Germany had its first reported cases of Covid-19 in January of 2020 near Munich, and has been in and out of regional lockdowns ever since. The country is currently in its third wave of the virus.
Varying levels of restrictions have been imposed on a region-to-region basis depending on the severity of the virus. Currently, Chancellor Angela Merkel is calling for unified Covid-19 restrictions nationwide, which would see an “emergency brake” in order to try and control the spread of the virus.
Since we recorded this interview, 7.3% of Germany’s population of 83 million have been fully vaccinated with just under 26 million doses given in total. This is due to the accelerated rollout of vaccines. From next month, it is hoped that GPs will be able to administer their preferred vaccine, with the federal government providing family doctors with the choice of vaccines from BioNTech/Pfizer and AstraZeneca.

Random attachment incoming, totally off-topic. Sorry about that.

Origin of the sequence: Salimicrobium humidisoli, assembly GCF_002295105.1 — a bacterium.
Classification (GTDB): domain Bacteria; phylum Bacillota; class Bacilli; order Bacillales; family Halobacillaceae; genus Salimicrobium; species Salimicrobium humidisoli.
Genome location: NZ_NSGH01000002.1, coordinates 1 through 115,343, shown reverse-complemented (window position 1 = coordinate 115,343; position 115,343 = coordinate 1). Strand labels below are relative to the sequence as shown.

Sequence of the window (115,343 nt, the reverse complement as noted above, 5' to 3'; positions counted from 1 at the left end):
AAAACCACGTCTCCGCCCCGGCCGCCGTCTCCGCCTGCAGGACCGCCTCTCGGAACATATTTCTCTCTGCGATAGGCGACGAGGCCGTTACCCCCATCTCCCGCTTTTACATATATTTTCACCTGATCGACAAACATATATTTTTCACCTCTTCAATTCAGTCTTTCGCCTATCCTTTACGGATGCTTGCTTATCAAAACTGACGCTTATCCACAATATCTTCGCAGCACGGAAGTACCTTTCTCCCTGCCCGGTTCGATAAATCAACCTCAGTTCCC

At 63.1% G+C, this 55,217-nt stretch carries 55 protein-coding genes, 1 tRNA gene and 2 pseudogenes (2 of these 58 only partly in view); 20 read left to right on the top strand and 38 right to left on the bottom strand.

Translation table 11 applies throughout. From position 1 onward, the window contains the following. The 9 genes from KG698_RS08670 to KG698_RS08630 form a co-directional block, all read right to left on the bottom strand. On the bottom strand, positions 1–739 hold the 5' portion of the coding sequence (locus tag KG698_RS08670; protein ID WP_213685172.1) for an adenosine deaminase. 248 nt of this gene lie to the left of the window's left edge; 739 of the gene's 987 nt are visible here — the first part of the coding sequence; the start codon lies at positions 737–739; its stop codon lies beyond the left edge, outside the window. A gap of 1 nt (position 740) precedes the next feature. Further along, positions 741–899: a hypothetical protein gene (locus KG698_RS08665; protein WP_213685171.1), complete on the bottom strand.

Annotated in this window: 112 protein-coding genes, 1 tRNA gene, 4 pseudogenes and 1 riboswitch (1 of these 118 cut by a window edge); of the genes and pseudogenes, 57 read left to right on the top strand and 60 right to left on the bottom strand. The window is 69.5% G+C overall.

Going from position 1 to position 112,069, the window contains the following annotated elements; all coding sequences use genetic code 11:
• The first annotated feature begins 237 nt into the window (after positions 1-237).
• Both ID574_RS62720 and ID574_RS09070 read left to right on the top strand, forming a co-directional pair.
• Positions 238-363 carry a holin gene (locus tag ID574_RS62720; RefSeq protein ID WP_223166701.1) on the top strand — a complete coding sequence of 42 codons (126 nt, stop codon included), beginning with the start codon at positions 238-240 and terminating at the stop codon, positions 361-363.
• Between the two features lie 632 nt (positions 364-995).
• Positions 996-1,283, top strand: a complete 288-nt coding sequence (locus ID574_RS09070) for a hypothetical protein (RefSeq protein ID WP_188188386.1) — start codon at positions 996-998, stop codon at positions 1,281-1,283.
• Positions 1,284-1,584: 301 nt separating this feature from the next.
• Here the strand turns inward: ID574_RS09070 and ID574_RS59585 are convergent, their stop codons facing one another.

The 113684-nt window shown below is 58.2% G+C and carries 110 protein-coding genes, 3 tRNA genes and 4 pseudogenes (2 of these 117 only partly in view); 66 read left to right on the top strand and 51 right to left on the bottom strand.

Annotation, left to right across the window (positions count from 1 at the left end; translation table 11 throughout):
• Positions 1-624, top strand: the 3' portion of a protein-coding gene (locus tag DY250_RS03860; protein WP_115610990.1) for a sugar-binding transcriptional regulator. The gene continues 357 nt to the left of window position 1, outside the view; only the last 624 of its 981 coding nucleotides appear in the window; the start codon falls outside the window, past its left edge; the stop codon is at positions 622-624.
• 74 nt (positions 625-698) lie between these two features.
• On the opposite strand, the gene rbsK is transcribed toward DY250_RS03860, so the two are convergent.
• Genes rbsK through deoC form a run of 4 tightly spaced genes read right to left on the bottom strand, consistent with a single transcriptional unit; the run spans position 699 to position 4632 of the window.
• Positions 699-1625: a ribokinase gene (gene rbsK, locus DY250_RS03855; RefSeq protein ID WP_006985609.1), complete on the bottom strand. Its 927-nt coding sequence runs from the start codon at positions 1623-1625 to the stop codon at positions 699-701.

Europe has seen a rise in anti-lockdown protests from Paris to London and even closer to home, as Dublin saw violent protests in late February. Germany too has seen this rise in protests over Covid restrictions with regular demonstrations taking place across the country.
The most recent protests planned for Dresden in Saxony were banned by the Saxony Higher Administrative Court.
The banning of these protests is significant especially in the state of Saxony where the highest mortality numbers in Germany have been recorded. One of the main reasons for this is that the region has an ageing population and a large number of retirement homes that have been devastated throughout the pandemic.
Another factor is its proximity to the Czech border, with many crossing it for work. The Czech Republic has been one of the worst hit countries worldwide. Saxony has been fighting an uphill battle from the start.